Advertisement

Developing and Managing Integrated [Interdisciplinary/Transdisciplinary] Graduate Programs in Environmental Science and Management in a Collaborative Context

  • Michal BardeckiEmail author
Chapter
Part of the World Sustainability Series book series (WSUSE)

Abstract

This paper draws on the lessons from 15 years of experience at Ryerson University with graduate programs (master’s and doctoral) in Environmental Applied Science and Management (EnSciMan). The program incorporates 80 faculty members from 21 departments and schools in each of the university’s six Faculties. The paper has three principal objectives. First, to outline the conceptual framework for the environment programs which, in contrast to traditional, highly specialized “I-shaped” curriculum developed within the traditional academic structure, follows a “T-shaped” curriculum: providing problem-solving and research depth in one area while incorporating overall breadth in perspective and skills. Second, since the programs operate independently outside, but concurrent with, existing academic departments and schools, to discuss the challenges in developing cooperation and collaboration for integrated (interdisciplinary/transdisciplinary) graduate programs within a collaborative context. Finally, in this context, to describe the key metrics used to evaluate the degree of program success.

Keywords

Graduate education Environmental applied science Environmental management T-shaped curriculum Canada 

References

  1. Bardecki MJ, Pushchak R (2014) Environmental applied science and management at Ryerson: a fifteen-year retrospective, ENSCIMAN Occasional Paper 14-01. Environmental Applied Science and Management, Ryerson University, Toronto, p 44Google Scholar
  2. Bitner M, Brown S (2008) The service imperative. Bus Horiz 51(1):39–46CrossRefGoogle Scholar
  3. Blackwell AF, Wilson L, Street A, Boulton C, Knell J (2009) Radical innovation: crossing the knowledge boundaries with interdisciplinary teams, Technical Report Number 760. University of Cambridge Computer Laboratory, Cambridge, p 124Google Scholar
  4. Brint S (2005) Creating the future: ‘new directions’ in American research universities. Minerva 43:23–50CrossRefGoogle Scholar
  5. Brint S, Turk-Bicakci L, Proctor K, Murphy S (2009) Expanding the social frame of knowledge: interdisciplinary, degree-granting fields in American four-year colleges and universities, 1975–2000. Rev High Educ 32(2):155–183CrossRefGoogle Scholar
  6. Casey BA (2010) Administering interdisciplinary programs. In: Frodeman R, Klein JT, Mitcham C (eds) Oxford handbook of interdisciplinarity, Oxford University Press, Oxford, pp 344–359Google Scholar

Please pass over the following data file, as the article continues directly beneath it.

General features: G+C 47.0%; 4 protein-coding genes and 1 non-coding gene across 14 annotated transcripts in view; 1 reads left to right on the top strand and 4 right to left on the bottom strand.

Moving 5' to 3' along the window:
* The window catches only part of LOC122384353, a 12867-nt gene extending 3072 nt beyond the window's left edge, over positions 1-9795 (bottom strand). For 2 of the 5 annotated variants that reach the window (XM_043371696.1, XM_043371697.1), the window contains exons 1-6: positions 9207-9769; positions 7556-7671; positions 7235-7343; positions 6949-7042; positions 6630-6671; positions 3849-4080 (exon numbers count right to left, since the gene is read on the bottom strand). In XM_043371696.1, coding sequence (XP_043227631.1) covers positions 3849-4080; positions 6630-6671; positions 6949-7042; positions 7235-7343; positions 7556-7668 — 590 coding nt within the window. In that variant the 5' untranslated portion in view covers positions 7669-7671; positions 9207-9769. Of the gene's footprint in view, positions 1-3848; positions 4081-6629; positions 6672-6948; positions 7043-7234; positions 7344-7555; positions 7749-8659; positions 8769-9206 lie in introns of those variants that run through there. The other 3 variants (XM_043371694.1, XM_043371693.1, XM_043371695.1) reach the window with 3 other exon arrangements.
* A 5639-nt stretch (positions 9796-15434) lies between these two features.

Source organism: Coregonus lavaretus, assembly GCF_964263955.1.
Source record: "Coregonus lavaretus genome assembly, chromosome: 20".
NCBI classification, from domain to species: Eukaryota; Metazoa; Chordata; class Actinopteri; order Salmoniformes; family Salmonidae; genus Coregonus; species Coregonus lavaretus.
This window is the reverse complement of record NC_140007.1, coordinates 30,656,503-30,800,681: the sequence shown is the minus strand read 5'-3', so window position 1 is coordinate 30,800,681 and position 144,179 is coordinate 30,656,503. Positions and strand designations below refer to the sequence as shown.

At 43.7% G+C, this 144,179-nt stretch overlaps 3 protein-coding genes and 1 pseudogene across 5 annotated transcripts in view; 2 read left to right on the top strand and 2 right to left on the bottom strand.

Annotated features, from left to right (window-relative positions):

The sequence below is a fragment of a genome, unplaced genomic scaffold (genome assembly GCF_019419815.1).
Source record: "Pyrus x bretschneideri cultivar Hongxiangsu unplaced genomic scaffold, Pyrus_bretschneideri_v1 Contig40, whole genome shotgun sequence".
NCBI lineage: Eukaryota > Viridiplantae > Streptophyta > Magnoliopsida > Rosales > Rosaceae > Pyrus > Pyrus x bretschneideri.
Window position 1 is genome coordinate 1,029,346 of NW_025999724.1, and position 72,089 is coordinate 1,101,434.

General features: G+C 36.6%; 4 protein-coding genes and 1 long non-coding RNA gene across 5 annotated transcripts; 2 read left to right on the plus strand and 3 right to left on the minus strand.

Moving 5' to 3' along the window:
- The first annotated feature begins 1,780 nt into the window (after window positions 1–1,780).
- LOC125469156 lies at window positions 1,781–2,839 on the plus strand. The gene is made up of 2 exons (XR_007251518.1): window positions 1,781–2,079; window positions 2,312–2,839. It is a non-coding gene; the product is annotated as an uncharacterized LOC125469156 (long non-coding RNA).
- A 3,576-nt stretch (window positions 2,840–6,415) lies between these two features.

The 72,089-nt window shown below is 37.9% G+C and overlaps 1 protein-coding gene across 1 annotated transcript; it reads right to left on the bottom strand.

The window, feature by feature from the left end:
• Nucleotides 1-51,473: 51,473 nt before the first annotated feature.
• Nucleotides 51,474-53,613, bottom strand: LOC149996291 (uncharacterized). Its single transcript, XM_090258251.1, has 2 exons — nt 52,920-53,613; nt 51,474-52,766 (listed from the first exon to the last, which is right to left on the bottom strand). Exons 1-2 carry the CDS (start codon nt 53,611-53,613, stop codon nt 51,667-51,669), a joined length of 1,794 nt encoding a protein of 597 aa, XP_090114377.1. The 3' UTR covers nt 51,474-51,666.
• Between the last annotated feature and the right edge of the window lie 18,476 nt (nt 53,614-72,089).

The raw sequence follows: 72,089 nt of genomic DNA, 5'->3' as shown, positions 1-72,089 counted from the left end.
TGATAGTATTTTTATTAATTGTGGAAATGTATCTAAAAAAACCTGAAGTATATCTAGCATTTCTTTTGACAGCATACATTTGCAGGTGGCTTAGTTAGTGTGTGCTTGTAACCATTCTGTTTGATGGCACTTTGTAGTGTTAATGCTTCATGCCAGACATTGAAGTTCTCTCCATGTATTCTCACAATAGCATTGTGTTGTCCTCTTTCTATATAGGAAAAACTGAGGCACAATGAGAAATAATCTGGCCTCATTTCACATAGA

7. Clayton K (1976) Environmental sciences/studies: a decade of attempts to discover a curriculum. Area 8(2):98–101Google Scholar
  8. Donofrio N, Spohrer J, Zadeh HS (2009) Research-driven medical education and practice: a case for T-shaped professionals. Almaden Research Center, IBM, San Jose. http://www.ceri.msu.edu/wp-content/uploads/2010/06/A-Case-for-T-Shaped-Professionals-20090907-Hossein.pdf. Accessed 26 Sept 2011
  9. Field M, Lee R (1992) Assessment of interdisciplinary programmes. Eur J Educ 27(3):277–283CrossRefGoogle Scholar
  10. Fischer ARH, Tobi H, Ronteltap A (2011) When natural met social: a review of collaboration between the natural and social sciences. Interdisc Sci Rev 36(4):341–358CrossRefGoogle Scholar
  11. Fortuin IKPJ, Bush SR (2010) Educating students to cross boundaries between disciplines and cultures and between theory and practice. Int J Sustain High Educ 11(1):19–35CrossRefGoogle Scholar
  12. Foster J (1999) What price interdisciplinarity? Crossing the curriculum in environmental higher education. J Geogr High Educ 23(3):358–366CrossRefGoogle Scholar
  13. Giacomelli P, Travisi C, Nava M (2003) Are graduates in environmental sciences potential managers of the environment? Some problems and examples in the north of Italy. Int J Sustain High Educ 4(11):9–16CrossRefGoogle Scholar
  14. Guest D (1991) The hunt is on for the renaissance man of computing”. The Independent, London, Sept. 17Google Scholar
  15. Hansen MT (2010) “IDEO CEO Tim Brown: T-shaped stars: the backbone of IDEO’s collaborative culture” chiefexecutive.net January 21. http://chiefexecutive.net/ideo-ceo-tim-brown-t-shaped-stars-the-backbone-of-ideoae%E2%84%A2s-collaborative-culture. Accessed 20 Oct 2013
  16. Heinemann E (2009) Educating T-shaped professionals. In: Proceedings of the fifteenth americas conference on information systems, San Francisco, California August 6–9, 2009. http://aisel.aisnet.org/amcis2009/693. Accessed 5 Jan 2012